Noll Road Improvement Project engines revved

POULSBO — Initial planning has begun for the Noll Road Improvement Project, a process that will drive transportation-related improvements in the recently-annexed area.

City staff and Public Works Committee members Wednesday afternoon discussed how best to incorporate public and other agency involvement, including how best to outlay the plan and attain suggestions.

The project’s scope spans from Noll Road to State Route 305, and includes the Mesford Road area. The corridor planning study, which will precede any actual work, has a budget of $78,000 and an expected completion timeframe of summer 2008. Parametrix is working as the city’s consultant.

Public Works director Jeff Bauman said he knows the study will be one in which several outside parties, including residents, the North Kitsap School District and Kitsap Transit, will have input. He suggested the creation of an advisory council or task force to help steer the efforts and determine a mission of what the city should and shouldn’t strive to take on during this particular process.

“We’re trying to walk a fine line,” he said. “It could be an unbounded conversation.”

Stakeholder issues could include stormwater, infrastructure, the interchange with Lincoln Road, as well as potential impacts to SR 305, the school district and bus systems.

“Some of these are at the heart of the study and some of these get further and further afield,” he said, adding a more detailed focus and understanding of what the city can address is needed so the public and other agencies have appropriate expectations and peripheral issues do not take the wheel. The project is transportation-focused, not annexation-driven, he said.

“I think this has implications as far as a precedent,” said Councilman Ed Stern. “This will become a template potentially for how we look at the Johnson Creek (urban growth) area.”

Stern said the study — a combined effort between the city’s planning and public works departments managed by city engineer Andrzej Kasiniak — needs to focus foremost on technical importance and accomplishment, not policy. When it comes to the desires of many stakeholders for the area, “the sky is the limit” for issues they may want the city to take on.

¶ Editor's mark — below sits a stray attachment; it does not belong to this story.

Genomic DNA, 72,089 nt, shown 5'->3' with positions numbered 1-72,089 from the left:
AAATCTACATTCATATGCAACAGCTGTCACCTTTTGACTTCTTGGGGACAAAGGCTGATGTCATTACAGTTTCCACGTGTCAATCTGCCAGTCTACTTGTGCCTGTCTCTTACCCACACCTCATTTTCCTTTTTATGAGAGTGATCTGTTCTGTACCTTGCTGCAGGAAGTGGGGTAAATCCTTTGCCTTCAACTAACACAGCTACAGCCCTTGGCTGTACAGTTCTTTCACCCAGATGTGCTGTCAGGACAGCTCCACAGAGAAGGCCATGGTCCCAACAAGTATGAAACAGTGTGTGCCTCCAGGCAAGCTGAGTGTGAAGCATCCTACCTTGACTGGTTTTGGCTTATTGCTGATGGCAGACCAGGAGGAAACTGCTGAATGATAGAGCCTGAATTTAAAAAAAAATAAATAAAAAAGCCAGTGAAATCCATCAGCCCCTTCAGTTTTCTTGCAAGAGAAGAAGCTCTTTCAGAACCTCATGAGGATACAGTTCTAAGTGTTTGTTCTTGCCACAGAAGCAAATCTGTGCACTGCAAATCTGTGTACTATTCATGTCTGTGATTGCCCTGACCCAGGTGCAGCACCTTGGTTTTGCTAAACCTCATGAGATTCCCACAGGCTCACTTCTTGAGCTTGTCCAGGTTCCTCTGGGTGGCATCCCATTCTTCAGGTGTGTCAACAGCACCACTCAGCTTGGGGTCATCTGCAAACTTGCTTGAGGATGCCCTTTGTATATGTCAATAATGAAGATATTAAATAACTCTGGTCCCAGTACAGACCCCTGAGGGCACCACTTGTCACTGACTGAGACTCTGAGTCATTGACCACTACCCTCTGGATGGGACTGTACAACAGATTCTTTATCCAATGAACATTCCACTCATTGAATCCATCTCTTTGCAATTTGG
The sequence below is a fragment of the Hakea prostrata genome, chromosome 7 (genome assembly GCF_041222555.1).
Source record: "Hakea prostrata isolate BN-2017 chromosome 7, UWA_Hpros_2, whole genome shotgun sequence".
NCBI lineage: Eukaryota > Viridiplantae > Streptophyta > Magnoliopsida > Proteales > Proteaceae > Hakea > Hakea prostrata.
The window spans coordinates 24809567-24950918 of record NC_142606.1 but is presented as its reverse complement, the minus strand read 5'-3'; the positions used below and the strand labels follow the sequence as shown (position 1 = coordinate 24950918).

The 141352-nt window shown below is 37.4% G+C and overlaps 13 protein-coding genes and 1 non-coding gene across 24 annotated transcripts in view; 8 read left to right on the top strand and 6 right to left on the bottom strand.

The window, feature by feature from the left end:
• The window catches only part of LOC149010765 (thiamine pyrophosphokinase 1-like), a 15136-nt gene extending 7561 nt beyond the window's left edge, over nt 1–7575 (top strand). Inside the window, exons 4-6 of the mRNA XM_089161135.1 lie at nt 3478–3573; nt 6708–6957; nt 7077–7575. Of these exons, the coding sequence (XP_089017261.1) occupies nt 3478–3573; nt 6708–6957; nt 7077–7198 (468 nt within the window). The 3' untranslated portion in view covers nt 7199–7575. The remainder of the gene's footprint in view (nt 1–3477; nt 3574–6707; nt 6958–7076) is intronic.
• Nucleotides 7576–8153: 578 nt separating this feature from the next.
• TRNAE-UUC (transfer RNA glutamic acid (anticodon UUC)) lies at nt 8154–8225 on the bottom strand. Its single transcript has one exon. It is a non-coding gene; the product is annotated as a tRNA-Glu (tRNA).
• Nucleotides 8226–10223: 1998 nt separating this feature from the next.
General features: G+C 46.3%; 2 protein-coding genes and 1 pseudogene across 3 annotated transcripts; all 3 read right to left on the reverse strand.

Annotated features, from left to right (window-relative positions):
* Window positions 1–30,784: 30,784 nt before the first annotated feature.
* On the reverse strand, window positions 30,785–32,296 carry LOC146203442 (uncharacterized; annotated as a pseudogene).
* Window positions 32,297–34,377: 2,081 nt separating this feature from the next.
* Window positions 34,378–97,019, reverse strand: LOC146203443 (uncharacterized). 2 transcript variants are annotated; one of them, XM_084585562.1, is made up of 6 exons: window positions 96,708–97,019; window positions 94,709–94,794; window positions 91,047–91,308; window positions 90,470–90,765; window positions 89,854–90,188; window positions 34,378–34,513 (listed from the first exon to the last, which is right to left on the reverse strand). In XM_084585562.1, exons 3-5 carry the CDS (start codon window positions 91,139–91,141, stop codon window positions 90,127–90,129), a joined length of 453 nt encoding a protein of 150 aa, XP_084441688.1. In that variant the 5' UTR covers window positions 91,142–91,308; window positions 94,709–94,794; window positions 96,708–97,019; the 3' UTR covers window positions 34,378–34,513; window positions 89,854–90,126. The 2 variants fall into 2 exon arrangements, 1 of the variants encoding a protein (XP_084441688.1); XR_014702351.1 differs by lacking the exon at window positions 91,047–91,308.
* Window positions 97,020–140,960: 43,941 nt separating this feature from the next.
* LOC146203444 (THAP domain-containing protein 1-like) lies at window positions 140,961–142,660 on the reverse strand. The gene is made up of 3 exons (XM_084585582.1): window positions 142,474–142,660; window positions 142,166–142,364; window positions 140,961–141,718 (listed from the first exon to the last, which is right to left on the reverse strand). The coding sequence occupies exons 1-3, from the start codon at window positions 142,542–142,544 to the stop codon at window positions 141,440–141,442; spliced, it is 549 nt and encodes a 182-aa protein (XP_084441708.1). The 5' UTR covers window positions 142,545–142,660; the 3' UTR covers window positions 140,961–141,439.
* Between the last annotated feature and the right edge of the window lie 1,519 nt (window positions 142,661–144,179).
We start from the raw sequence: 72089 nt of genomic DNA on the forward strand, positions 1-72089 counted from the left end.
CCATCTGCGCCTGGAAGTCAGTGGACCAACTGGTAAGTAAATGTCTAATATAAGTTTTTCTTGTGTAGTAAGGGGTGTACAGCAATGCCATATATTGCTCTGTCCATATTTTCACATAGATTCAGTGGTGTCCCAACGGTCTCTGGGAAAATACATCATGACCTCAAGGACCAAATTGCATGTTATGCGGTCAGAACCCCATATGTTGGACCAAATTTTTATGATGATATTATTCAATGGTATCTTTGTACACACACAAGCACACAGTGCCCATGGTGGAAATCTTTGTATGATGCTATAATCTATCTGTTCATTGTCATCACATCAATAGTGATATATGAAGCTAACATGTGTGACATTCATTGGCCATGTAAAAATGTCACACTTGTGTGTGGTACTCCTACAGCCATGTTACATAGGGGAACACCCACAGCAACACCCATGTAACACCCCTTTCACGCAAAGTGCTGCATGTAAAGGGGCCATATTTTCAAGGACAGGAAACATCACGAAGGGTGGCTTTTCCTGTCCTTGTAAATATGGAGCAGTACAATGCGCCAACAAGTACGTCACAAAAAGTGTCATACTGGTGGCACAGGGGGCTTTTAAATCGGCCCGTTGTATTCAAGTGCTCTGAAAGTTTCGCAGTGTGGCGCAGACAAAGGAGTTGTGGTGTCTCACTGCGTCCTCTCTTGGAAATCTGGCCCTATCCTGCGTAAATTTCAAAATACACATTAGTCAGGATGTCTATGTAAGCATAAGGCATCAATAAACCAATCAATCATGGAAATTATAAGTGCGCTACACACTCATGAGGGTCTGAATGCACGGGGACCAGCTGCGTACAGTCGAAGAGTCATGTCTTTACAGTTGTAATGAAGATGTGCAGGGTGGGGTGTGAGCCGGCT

Councilman Jeff McGinty agreed.

“There’s a lot of wish list stuff for that,” he said.

Stern suggested the city turn to consulting planner Karla Boughton, who has worked on the city’s comprehensive planning, to get recommendations for approach.

City Planning Director Barry Berezowsky said though public involvement is significant, it will be important for the city to determine its technical parameters, as well as the areas time, scope and budget allow for flexibility, before opening up the floor.

Councilwoman-elect Linda Berry-Maraist said she could see several unique challenges the project will need to address, including possible safety concerns the school district may have regarding both North Kitsap High School and Poulsbo Middle School, as well as resident concerns about traffic congestion, which could affect neighborhoods including Deer Run and Meredith Heights.

Councilwoman-elect and Noll Road Association president Becky Erickson said the improvement project encompasses more than just transportation, as the roads will serve as connectors for the neighborhoods — containing hundreds of homes — that are set to be built in the area.

“It is more about the beginning of building a neighborhood,” she said, terming it as “neighborhood creation.”

She listed three specific things necessary to the success of the work: a high level of citizen involvement so that those served by the roads can have their voices heard; appropriate environmental considerations, including potential effects on Bjorgen Creek; and coordination with the Washington State Department of Transportation for traffic light installations.

“We’re very excited about it and we want to do it right,” Erickson said. “I think they need to bring the citizens early on first.”

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